The ground of the surface coal mine seems to have piled up to form a red-brownish wave. The sun is barely breaking through the sky, shining on the freshly torn up earth. Some slight green spots on the right edge and heavy industrial machinery in the far background round the scene off.
Coal Mine #1 is a photo in Edward Burtynsky’s Anthropocene series. The Canadian photographer is known and respected for his depictions of industrial landscapes all over the world. Anthropocene is his fourteenth photographic series, with some of those works being exhibited in Galerie Springer in Berlin.
Born in St. Catherines, Ontario, Burtynsky has been exposed to industrial scenes from an early age on, living close to the General Motors plant. He began to inspect those structures and their impact to the surroundings closely.
In the 1980s his first photographic series Mines, Railcuts and Homesteads was published, paving the way for his next award-winning works in photography, as well as in film.
The newest series’ title describes the current geological era that we live in. It roughly translates to human epoch, suggesting that in our current time, human involvement has been significantly altering the processes of nature. The word was coined by Nobel Prize winner Paul Crutzen at the turn of the millennium.
The themes in Anthropocene are undoubtedly destruction and the roots and consequences of consumption. To track and capture those issues, Burtynsky set out to explore mines, landfills and infrastructure all over the world. He described his choice of subjects as “rich in detail and scale”.
Phosphor Tailings Pond #4 is one example of this series where scale plays a crucial role. Only through the machinery on the ground is the viewer able to get a rough idea of the tailing’s extent, looking straight down at the scene from high above.
Lithium Mines #2 does it similarly. This photograph taken in Chile puts the mine into place with plains, smaller hills and a mountain range in the background. By aligning the mines parallel to the horizon, he enlarges the subject to the highest degree.
Regarding the colours, the mines stick out entirely. Another element of his photos becomes fully apparent: the contrast between nature and human involvement. The Chilean mines provide that contrast impressively. With the brown-ish mountains and plains in the background, the mines resemble indoor swimming pools. They look fake. They are bright, lucid and they especially look out of place, almost like a disease to nature.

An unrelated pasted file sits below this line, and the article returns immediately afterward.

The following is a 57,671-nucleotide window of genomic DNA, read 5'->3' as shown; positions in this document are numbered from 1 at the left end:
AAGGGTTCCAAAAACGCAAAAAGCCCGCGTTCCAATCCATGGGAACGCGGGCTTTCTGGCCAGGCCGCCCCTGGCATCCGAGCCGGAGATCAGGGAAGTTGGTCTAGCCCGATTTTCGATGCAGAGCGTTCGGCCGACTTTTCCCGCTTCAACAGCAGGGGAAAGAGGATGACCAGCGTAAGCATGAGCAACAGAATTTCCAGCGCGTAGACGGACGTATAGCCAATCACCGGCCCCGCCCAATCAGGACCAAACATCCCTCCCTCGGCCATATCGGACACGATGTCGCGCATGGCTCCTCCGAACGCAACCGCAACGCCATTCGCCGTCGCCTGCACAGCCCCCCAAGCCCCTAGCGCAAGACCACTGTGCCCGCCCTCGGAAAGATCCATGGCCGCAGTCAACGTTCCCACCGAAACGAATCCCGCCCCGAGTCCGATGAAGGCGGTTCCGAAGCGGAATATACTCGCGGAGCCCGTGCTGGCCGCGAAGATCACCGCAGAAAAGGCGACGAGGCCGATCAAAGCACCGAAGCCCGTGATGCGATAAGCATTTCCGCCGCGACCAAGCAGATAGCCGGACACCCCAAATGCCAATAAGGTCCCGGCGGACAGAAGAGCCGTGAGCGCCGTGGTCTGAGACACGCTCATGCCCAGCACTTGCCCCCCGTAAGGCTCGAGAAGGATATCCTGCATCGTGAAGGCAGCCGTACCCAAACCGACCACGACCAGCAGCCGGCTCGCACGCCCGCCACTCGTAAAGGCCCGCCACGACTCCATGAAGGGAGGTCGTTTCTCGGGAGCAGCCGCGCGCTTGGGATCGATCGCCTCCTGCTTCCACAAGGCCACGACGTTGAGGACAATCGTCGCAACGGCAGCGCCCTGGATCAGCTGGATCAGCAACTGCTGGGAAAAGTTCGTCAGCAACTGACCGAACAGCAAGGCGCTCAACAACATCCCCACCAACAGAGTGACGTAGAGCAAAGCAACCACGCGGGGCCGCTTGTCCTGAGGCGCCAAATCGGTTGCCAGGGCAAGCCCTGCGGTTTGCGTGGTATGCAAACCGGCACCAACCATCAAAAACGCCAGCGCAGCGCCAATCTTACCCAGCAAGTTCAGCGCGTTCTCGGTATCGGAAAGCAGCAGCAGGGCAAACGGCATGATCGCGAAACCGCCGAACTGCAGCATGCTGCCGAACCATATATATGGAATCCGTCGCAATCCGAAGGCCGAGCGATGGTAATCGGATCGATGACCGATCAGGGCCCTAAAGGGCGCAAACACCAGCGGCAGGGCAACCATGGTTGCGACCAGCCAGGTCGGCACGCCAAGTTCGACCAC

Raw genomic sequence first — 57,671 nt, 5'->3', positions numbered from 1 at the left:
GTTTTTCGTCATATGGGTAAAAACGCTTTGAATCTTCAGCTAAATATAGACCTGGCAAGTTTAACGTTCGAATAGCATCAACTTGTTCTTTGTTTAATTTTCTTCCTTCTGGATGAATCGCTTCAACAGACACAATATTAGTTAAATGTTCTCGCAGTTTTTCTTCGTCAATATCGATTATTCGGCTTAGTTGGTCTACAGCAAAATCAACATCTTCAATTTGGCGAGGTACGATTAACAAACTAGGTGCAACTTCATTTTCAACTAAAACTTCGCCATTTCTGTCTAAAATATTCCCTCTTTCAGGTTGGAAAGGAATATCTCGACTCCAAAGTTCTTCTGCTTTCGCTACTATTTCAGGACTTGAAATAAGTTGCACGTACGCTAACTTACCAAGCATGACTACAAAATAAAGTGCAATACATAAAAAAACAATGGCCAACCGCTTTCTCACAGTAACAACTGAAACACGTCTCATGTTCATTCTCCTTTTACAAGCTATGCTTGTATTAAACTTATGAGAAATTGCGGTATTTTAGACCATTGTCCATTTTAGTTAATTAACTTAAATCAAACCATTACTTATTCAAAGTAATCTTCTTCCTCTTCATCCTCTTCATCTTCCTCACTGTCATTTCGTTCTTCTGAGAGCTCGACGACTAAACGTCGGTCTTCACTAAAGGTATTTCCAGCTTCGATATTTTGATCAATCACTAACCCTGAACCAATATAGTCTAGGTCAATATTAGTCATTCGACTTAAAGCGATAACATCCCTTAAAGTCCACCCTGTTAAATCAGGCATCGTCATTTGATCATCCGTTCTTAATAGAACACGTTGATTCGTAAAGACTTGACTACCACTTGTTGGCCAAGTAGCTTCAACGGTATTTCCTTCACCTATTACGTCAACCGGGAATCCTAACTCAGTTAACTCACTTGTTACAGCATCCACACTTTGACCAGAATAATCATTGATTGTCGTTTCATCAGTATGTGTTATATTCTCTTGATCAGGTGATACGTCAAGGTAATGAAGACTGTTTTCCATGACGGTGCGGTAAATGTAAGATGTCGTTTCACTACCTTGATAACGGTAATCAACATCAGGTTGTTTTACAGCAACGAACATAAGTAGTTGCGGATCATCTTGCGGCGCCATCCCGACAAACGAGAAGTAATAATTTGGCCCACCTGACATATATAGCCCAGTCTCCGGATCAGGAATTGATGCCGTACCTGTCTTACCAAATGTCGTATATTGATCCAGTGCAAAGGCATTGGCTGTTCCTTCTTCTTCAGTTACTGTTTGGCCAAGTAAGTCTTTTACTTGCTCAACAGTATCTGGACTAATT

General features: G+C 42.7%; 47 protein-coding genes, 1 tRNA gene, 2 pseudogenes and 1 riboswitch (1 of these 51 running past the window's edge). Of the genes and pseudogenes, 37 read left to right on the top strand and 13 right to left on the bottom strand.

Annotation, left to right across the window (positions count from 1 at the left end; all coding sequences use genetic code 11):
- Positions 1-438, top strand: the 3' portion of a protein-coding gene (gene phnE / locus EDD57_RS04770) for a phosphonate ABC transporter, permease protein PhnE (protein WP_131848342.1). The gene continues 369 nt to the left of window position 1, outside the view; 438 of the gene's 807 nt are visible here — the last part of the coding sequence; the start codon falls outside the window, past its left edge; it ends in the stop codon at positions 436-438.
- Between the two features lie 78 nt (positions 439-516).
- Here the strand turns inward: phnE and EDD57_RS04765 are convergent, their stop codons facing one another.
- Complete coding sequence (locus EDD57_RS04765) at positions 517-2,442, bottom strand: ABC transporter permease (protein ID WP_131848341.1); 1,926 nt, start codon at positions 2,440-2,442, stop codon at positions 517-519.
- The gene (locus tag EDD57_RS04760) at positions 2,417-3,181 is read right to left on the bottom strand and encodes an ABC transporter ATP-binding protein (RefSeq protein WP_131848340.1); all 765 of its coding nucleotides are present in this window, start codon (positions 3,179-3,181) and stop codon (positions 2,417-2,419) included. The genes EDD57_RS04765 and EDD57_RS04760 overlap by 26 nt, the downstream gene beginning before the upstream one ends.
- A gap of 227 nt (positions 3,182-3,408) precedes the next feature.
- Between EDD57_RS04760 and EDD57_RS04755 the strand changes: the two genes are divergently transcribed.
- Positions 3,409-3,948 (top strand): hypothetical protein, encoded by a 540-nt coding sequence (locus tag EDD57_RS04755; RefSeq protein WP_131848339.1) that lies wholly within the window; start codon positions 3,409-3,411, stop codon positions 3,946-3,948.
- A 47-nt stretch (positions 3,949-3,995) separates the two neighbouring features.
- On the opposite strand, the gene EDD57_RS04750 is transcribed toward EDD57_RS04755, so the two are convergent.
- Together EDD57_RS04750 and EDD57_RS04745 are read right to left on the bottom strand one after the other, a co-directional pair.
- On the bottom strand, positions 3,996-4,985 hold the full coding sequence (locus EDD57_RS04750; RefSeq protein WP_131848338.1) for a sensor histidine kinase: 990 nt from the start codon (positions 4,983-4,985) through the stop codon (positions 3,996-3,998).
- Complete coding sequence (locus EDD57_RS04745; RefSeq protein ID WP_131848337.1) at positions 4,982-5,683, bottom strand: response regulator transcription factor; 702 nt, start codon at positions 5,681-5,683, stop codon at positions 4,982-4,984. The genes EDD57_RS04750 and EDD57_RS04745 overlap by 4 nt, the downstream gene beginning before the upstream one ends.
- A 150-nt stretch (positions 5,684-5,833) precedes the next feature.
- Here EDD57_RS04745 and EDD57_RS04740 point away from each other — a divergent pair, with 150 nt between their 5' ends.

Despite the negative theme and subjects, Burtynsky’s photographs are mesmerising. Looking at Uralkali Potash Mine #4 or Phosphor Tailings Pond #4 and their striped patterns might be the closest we get to see another planet’s landscape on Earth. Patterns like these, as well as symmetry, are a common sight in Anthropocene. It is these aspects that make the photos visually appealing, in otherwise disturbing depictions.
It is a series of photographs that should evoke shock and rage – but instead fascinates. It is an almost morbid aesthetic interest that draws the viewer to Burtynsky.
Especially his emphasis on mines is telling of the underlying message of the series. They are places seen only by workers, yet human life is impossible without their daily output. Human dependence on those resources, and their concern for the planet’s destruction that consequently ensues, form an “uneasy contradiction”, according to Burtynsky himself. The photos serve as “metaphors to the dilemma of our modern existence”.
The approach in displaying the beauty of the dangerous is not free from criticism. One could argue that environmental destruction by humans should not be seen as beautiful at all, or rather that the beauty of untouched landscape be highlighted instead.
In spite of that, Anthropocene can go down as one of the most influential exhibitions in the age of a newly emerged environmental consciousness. It attempts to create a dialogue between attraction and distaste. The photographs’ beauty buries itself into our minds, in a deeply unsettling way.
Edward Burtynsky: Anthropocene – New Photographs. 12.02.2019 – 18.04.2019
Galerie Springer, Fasanenstraße 13, 10623 Berlin, Germany